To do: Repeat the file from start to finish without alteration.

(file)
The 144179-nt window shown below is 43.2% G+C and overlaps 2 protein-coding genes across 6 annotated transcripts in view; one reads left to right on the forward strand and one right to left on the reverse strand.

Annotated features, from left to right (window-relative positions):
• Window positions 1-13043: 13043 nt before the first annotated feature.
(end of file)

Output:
The 144179-nt window shown below is 43.2% G+C and overlaps 2 protein-coding genes across 6 annotated transcripts in view; one reads left to right on the forward strand and one right to left on the reverse strand.

Annotated features, from left to right (window-relative positions):
• Window positions 1-13043: 13043 nt before the first annotated feature.